The thing about successful innovation is that it becomes assimilated and imitated quickly. The bigger the breakthrough, the bigger the market pressure for follow-up wonders. Without a constant flow of big ideas, customers become complacent, competitors catch up and investors catch on.
On Tuesday, Apple will have to answer critics who have worried the company has lost its entrepreneurial spirit and innovative drive since Steve Jobs died. They point out there has been a void of new, must-have i-devices since Tim Cook took over as CEO more than a year ago.
At the same time, Apple has reversed course on its long-held corporate resistance to stock buybacks and paying dividends.
Sure, Apple hasn’t unleashed a new iPhone that has customers rushing to upgrade. Nor has it unveiled a long awaited TV product. The June announcement of its iRadio streaming music service was greeted as an obvious, if late-to-the-game strategy. Instead, it has concentrated on the foundation of its mobile device business, introducing a new operating system to be out in the fall.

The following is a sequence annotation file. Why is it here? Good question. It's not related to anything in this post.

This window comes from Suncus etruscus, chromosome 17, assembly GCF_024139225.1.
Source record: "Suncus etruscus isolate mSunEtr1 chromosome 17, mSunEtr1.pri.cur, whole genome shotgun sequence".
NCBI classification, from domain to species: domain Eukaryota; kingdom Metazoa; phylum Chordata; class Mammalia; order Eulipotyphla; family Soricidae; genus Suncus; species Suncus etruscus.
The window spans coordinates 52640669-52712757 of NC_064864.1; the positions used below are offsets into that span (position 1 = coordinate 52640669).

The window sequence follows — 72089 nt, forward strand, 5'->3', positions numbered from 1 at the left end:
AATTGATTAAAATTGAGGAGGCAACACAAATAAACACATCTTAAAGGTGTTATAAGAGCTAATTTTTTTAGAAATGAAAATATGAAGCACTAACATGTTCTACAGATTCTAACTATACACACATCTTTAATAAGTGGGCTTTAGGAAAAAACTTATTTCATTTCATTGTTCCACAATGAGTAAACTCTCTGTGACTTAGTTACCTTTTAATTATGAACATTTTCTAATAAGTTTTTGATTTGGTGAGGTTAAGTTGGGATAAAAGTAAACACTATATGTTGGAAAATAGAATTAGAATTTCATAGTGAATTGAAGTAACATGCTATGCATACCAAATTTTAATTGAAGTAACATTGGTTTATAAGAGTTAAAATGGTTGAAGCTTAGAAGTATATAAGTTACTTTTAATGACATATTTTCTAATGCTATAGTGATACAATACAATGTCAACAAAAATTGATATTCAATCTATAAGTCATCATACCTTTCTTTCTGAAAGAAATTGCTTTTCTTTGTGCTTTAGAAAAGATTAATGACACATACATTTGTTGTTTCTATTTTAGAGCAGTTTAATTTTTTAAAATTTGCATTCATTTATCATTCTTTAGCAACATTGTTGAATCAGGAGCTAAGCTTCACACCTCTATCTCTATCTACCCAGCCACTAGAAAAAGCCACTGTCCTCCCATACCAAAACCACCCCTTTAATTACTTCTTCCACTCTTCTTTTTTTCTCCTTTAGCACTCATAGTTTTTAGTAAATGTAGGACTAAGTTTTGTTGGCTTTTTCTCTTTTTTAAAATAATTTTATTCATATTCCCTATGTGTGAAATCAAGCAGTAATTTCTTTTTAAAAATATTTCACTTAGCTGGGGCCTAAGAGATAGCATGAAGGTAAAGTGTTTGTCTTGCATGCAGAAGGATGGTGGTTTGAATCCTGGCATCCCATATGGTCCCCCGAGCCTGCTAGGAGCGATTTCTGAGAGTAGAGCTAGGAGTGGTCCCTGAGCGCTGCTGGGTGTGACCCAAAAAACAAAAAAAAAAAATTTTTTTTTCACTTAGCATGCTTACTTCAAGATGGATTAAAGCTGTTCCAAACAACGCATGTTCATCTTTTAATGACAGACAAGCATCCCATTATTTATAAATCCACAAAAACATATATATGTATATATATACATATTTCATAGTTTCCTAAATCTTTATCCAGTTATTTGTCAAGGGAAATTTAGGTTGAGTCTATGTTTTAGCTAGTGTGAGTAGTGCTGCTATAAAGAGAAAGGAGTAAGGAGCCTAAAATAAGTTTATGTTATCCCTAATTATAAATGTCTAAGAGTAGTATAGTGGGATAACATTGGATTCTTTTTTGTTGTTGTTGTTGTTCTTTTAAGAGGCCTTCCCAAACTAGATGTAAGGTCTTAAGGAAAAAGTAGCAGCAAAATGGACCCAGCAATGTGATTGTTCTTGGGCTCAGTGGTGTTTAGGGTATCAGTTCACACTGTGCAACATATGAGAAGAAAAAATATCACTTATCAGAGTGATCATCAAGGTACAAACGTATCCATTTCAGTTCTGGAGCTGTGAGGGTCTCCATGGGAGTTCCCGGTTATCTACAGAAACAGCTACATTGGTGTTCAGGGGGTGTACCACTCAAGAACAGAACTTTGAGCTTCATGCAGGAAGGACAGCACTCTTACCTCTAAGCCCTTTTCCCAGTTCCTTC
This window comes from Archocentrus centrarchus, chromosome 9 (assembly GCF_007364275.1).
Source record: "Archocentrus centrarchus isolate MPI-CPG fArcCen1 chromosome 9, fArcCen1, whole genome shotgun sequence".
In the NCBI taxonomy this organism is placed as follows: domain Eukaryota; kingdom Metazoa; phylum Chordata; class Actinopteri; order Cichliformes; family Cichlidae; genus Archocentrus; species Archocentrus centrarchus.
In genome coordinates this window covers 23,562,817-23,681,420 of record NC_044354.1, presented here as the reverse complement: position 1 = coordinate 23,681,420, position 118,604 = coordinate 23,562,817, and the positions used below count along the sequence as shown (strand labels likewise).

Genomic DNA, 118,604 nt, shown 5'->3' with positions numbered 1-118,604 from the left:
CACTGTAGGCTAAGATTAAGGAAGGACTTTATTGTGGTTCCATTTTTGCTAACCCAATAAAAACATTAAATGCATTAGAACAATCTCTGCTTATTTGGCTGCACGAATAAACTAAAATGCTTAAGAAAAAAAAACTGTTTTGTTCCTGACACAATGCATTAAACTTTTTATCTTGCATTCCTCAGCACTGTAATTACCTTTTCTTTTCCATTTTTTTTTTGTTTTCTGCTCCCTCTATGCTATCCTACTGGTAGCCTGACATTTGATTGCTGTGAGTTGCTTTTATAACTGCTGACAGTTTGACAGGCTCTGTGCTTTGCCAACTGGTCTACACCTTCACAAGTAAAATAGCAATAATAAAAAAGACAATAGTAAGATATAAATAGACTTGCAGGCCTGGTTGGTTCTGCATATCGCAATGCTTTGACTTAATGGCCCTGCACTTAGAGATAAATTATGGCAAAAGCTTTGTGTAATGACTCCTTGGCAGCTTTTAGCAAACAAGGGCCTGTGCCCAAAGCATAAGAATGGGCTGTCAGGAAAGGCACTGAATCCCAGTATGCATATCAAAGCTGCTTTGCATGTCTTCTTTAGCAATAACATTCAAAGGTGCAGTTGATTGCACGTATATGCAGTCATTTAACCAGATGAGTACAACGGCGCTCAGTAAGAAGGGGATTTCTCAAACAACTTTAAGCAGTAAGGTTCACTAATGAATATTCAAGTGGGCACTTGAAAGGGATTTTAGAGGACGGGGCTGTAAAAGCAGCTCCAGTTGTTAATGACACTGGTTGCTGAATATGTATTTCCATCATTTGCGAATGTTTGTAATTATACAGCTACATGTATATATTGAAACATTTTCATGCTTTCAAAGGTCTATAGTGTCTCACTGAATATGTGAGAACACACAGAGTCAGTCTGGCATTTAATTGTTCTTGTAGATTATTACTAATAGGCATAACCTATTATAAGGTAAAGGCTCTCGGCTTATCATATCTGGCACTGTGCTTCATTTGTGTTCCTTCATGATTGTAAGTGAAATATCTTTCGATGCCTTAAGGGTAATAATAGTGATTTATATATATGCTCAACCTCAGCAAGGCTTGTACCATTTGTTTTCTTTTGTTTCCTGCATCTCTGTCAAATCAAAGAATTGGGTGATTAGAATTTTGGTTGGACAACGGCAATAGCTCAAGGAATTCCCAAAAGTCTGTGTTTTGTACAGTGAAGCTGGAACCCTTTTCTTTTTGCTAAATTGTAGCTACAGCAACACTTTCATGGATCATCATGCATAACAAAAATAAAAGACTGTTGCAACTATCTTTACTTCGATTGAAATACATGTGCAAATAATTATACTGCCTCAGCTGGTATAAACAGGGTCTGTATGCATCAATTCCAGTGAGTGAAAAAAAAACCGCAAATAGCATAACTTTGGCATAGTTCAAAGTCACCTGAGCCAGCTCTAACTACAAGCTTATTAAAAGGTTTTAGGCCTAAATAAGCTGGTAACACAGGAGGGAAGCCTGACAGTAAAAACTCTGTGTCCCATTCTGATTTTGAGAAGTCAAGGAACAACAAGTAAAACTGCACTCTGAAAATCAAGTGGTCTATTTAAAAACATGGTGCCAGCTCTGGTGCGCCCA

Apple will have a lot to crow about when it releases its quarterly results. iPhone sales likely remained robust even with Samsung getting rave reviews of its Galaxy 4 smartphone, and the iPad remains the tablet of choice eating away business from the traditional PC business.
Apple stock is about two-thirds the price it was nine months ago. Anticipation anxiety over its pace of innovation continues. That’s the future price of past success.
Tom Hudson is a financial journalist based in Miami. He is the former co-anchor and managing editor of Nightly Business Report on public television. Follow him on Twitter @HudsonsView.